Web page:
Lets make some changes to app.py:

from flask import Flask, render_template, request
from quotes import PERSONS

Then:

def getQuotes(person, limit):
  try:
    person = person.lower().replace(' ', '_')
    quotes = PERSONS.get(person)
    if limit and limit != '0':
      try:
        limit = int(limit)
        quotes = quotes[:limit]
      except ValueError:
        quotes = quotes
  except IndexError:
    quotes = []
  return quotes


@app.route('/', methods = ['GET'])
def index():
  person = request.args.get('person', '')
  limit = request.args.get('limit', '')
  quotes = getQuotes(person, limit)
  context = { 'person': person, 'quotes': quotes, 'limit': limit }
  return render_template('index.html', **context)

First, we import the request object from flask, and the PERSONS dictionary from the quotes module.

Next, we use the request global object to access variables from the url, which is appended by the form, when it is submitted. You can also use request.args.items() to see all parameters submitted via the URL. request.form can be used to access POST parameters from a form.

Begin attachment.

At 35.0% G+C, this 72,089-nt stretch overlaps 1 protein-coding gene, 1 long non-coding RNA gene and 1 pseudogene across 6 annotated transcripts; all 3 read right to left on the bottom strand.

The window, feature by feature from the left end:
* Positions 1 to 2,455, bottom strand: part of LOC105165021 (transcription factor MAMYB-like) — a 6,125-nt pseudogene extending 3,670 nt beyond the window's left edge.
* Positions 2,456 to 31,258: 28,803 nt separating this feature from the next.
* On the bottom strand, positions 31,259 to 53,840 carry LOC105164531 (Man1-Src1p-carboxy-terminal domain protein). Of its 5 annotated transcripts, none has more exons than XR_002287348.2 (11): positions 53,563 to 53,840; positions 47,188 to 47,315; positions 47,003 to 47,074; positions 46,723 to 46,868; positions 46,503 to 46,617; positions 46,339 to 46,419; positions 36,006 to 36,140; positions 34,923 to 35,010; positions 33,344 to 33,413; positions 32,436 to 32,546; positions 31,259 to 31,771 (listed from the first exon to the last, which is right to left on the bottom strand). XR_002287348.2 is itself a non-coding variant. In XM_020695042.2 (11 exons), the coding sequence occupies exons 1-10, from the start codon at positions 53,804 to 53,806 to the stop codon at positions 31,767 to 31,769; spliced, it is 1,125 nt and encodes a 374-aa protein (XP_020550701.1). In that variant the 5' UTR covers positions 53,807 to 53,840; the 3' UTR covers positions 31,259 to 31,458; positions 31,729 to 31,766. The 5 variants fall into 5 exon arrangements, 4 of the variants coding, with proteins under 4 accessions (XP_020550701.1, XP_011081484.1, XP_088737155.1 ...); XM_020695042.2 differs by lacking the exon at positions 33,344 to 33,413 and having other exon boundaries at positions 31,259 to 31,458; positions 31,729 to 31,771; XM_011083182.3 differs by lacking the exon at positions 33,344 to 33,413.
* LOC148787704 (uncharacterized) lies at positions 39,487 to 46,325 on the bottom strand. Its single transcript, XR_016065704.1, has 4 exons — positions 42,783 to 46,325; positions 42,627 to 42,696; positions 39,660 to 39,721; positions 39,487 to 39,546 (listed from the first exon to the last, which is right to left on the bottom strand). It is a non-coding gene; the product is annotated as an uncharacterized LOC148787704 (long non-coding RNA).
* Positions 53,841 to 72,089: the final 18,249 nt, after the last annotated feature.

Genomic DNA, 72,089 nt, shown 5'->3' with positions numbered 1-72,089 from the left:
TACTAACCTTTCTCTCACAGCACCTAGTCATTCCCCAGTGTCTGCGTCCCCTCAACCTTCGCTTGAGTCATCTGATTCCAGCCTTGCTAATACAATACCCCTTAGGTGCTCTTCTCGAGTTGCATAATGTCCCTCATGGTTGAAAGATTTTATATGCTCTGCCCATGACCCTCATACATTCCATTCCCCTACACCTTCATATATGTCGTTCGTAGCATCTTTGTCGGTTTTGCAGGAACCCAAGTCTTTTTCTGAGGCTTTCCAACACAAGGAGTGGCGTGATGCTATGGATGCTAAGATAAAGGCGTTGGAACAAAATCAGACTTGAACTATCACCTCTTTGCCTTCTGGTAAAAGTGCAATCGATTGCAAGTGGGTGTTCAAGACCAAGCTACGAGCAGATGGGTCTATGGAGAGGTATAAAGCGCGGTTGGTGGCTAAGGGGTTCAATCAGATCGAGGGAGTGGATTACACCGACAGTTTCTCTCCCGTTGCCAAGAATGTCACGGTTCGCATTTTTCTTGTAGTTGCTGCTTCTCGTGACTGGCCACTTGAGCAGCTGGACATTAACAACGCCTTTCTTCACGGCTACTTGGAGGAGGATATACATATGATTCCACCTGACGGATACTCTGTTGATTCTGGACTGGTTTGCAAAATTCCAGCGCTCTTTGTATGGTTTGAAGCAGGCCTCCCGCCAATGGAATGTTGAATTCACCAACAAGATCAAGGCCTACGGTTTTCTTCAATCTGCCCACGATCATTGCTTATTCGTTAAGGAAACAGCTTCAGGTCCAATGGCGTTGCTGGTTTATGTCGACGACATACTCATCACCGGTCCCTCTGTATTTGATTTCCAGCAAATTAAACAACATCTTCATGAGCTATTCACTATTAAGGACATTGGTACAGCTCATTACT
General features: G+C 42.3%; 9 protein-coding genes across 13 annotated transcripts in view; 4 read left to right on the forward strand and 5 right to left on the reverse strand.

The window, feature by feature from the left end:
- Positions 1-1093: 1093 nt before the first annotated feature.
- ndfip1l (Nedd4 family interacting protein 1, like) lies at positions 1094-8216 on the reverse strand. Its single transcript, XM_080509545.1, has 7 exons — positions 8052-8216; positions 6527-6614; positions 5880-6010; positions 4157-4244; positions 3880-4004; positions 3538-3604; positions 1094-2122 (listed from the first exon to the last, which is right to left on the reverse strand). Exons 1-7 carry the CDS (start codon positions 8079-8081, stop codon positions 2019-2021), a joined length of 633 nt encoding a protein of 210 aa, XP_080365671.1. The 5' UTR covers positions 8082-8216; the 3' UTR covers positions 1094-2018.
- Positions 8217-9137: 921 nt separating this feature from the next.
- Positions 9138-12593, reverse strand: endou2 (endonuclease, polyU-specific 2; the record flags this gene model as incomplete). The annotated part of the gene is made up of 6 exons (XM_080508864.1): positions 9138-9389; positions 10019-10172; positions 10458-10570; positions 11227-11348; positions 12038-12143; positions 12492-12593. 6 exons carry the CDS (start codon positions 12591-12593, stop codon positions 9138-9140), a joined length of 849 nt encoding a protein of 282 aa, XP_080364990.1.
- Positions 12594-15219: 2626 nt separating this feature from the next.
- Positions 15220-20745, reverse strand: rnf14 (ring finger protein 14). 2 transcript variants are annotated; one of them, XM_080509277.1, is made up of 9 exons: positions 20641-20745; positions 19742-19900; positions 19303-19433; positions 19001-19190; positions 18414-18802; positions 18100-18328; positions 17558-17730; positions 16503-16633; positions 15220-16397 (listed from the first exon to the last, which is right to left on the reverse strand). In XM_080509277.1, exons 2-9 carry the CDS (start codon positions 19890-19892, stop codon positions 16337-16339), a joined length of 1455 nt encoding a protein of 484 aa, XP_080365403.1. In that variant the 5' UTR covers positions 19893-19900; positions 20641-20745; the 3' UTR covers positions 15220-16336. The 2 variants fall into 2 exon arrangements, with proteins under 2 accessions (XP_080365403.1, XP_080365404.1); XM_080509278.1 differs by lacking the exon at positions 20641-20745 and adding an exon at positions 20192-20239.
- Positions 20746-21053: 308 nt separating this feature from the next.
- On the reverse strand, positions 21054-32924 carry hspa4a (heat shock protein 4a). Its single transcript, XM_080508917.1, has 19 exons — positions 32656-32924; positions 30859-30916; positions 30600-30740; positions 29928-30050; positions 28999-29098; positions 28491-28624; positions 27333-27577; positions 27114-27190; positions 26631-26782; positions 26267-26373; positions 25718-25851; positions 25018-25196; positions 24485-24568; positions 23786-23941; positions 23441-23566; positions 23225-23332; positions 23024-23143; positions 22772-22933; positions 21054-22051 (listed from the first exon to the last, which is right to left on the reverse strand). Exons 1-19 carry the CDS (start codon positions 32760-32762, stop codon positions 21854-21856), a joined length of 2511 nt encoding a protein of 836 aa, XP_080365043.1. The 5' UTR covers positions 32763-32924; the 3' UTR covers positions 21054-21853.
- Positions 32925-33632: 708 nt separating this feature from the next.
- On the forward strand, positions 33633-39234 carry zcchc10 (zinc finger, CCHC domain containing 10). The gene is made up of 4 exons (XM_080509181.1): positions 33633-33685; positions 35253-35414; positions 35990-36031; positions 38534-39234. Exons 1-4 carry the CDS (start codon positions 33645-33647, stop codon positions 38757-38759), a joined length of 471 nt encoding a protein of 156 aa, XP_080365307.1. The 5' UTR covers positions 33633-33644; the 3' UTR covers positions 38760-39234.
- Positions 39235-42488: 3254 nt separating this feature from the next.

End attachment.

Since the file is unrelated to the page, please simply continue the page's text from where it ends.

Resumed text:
We then define a function getQuotes() to get quotes from our PERSONS dictionary, and limit it to the number specified by the user.

Finally, we create a dict of the variables, context, which we want to pass to our view and unpack it when returning index.html. The last line could also have been written as:

return render_template('index.html', person=person, quotes=quotes, limit=limit)

Showing results in the template file

{% if person %} 
  <h2>Quotes by "{{ person.title() }}"</h2>

  {% if quotes %} 
    <div class="quotes-container">
      {% for quote in quotes %}
        <hr>
        <blockquote>
          {{ quote }} 
        </blockquote>
      {% endfor %}
    </div>
  {% else %}
    <h5>
      Unfortunately we have no quotes by this person currently. 😔
      <br>
      Try searching for: <code>drake</code>, <code>trump</code>, <code>alicia keys</code>, <code>abel tesfaye</code>, <code>buhari</code> instead.
    </h5>
   {% endif %} 
{% endif %}

Here, we basically use the powers of Jinja2 to write some logic in our template and display results when they are present.

Bringing it all together

Our final files should look like this: index.html, app.py.

All the code written can also be found on github, here. Feel free to check it out and ask questions.

Conclusion.

This does not even begin to scratch the surface on what can be done with Flask. I hope to write more in the future about interesting things I build with it. If you have any questions or comments, please don’t be a stranger.